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Wednesday, August 17, 2011

What is Meditation?

8.7.11 Sunday 7pm - Meditation based on Patanali's Yoga Sutras
Saraswati Andrea Lee and Chitra Jessica Sunshine Klein
Starseed Yoga and Wellness of Montclair, NJ

Hari OM call and response opening chant.  Introductions.

According to the sage Patanjali, Yoga is the stilling of the fluctuations of the mind. If we then look at the definition of meditation -- a clear, peaceful, one pointed focus on an uplifting object -- we begin to see how similar these practices are. The objective of both is to quiet the mind by re-directing our flow of attention. By nature the mind grasps on to different stimuli that it's introduced to by the senses. We hear something and our attention is drawn in that direction; perhaps it's a beautiful song and we are moved by its rhythm, or we hear an actor scream in a movie and we jump in shock. In both cases we react to external sensations and then develop thoughts and feelings about what we've experienced. As we practice meditation our minds go through the same process except that we train the mind to focus for sustained periods of time on a particular object. Instead of allowing the mind to flit about at will, we focus and re-focus it on something pleasing and uplifting. By doing so the mind loses identification with what is external and draws within.
Often our first introduction to yoga is through the postures and while this is an important aspect, it is only one part. In fact, the postures were originally practiced as a way to strengthen the body in preparation for extended periods of seated meditation. The idea goes, the less restless the body, the less restless the mind. With a steady and comfortable seat the mind need not be preoccupied with little aches and pains from a body unaccustomed to stillness.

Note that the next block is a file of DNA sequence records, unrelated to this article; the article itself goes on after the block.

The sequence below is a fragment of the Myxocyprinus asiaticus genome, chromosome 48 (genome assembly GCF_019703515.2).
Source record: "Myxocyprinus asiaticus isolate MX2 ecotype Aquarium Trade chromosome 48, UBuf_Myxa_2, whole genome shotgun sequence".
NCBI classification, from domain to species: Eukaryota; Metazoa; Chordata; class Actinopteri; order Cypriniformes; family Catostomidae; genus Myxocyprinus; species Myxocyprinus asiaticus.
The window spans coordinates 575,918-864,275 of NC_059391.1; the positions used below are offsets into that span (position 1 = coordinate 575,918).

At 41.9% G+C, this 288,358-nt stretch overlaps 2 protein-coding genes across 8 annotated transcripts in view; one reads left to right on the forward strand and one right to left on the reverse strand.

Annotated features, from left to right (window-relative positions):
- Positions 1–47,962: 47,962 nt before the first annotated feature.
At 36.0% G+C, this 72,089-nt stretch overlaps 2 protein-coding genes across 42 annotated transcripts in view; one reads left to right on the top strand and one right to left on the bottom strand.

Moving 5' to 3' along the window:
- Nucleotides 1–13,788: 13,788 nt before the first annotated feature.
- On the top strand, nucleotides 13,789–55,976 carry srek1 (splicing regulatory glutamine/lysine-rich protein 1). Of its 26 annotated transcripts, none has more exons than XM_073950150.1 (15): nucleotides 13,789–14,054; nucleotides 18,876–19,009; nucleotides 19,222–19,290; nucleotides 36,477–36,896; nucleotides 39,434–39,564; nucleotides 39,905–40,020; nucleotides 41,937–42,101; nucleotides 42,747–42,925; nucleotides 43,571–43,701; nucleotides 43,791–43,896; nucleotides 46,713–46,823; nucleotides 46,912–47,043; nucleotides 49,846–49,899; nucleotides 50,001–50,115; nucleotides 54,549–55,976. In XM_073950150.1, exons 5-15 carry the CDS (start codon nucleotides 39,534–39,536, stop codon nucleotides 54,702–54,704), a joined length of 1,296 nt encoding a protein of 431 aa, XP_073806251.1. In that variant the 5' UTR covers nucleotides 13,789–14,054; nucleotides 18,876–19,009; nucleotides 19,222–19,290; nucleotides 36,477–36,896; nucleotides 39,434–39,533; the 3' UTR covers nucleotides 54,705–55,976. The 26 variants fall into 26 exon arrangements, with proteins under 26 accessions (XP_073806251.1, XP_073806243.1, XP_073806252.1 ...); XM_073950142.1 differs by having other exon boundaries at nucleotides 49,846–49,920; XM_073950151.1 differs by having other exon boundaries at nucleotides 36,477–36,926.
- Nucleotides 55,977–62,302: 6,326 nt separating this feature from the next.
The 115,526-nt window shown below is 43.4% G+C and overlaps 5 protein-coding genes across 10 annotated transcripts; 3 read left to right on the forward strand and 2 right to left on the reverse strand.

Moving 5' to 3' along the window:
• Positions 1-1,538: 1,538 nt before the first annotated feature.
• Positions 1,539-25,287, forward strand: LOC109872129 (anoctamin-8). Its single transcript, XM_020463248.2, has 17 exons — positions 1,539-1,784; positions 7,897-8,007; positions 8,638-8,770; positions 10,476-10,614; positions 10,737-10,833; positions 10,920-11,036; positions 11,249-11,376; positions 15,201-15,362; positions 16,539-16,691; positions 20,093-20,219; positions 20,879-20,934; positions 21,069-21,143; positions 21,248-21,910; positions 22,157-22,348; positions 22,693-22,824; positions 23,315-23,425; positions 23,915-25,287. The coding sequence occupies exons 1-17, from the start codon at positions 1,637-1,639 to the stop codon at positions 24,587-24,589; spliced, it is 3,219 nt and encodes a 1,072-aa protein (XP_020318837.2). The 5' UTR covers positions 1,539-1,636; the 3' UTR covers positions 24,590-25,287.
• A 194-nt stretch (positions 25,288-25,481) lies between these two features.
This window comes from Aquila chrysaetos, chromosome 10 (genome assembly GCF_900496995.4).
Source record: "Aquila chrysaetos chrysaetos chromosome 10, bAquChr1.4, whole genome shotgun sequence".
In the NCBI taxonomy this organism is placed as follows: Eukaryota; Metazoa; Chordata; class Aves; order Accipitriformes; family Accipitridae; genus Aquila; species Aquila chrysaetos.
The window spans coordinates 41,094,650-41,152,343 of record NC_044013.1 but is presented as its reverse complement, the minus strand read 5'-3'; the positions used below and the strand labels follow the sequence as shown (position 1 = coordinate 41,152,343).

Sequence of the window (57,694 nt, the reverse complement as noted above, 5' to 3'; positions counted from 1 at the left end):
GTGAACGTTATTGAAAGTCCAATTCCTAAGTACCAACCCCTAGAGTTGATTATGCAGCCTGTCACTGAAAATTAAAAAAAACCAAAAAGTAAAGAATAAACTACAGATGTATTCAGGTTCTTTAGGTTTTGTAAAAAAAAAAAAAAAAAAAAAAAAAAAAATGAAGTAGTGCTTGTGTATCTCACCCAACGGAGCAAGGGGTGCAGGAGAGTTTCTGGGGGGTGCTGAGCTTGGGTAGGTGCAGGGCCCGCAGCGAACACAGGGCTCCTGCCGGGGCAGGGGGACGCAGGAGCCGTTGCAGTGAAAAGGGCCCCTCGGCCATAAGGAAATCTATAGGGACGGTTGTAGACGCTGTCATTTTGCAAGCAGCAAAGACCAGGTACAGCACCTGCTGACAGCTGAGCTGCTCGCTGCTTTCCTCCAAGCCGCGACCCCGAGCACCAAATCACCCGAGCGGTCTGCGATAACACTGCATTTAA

What is meditation?  Anything that brings the mind to a state that is peaceful, clear, and one-pointed, is meditation.  The mind is like an untrained monkey jumping from one thought to another.  Or think of the tazmanian devil from Looney Tunes.  Do you remember how he would spin?  Patanjali Yoga Sutra 1.2 :Yoga chitta vritti nirodha.  Vritti can be translated as spin or twirl. The mind is like that, constantly being pulled from one thought to another, as the senses pick up stimuli and perceptions are made in the brain.  Meditation is the stilling of this chatter.  It is developing the ability to focus on one task or idea at a time.  It is the art of being completely present with unwavering awareness.  It is a realization of unity and a deepened vision blending the individual with the Divine or cosmic energy.     Meditation can be brought into daily life, into all of our daily activities.  It helps us slow down and focus on one thing at a time.  It is also a feeling of innocence, like a child seeing things for the first time, all the time.  It is being fully present to actively participate in your life with joy and gratitude. 

Techniques and Hints
The four main techniques for meditation are:  1) breath, 2) mantra, 3) visualization, and 4) introspection.  You may wish to use one or a combination of a few to help keep your concentration.  Once you find a style you like, stick to it so you may dive deeper into your meditations.  

Once you are ready to sit down, there are a couple of helpful hints to consider and use as a checklist:
1. Sit in a comfortable crossed legged position (Vajadrasana, Virasana, Sukhasana, Baddha Konasana, Padmasana, etc).  The seat should be high enough to take pressure off your hips and knees, so hips are slightly higher or in line with the knees.
2. Sit with the spine erect.  Feel the side body grow long as you add space in between each rib.  Lift and spread the chest, relax the shoulders onto the back.  Let the head float on top of the spine with the chin level with the ground.
3. Begin with breath awareness.  Take five slow and even breaths through the nose.  Breathe into your abdomen and fill the lungs like a balloon.  As the breath slows down, the mind calms down as well. 
4. Opening chant - 3 OM's and any additional chant you may be working on or using in your practice.
5. Pranayama practice - Deergha Swaasam -Three part breath for three minutes. 
6. Meditation technique of your choice. 
7. Moment to watch the mind, feel the effects of the meditation with a nonjudgemental attitude.
8. Ending peace chants

Once you prepare well, you are ready to still the mind of the changing fluctuations.  And remember, preparations for meditation is meditation, so prepare well.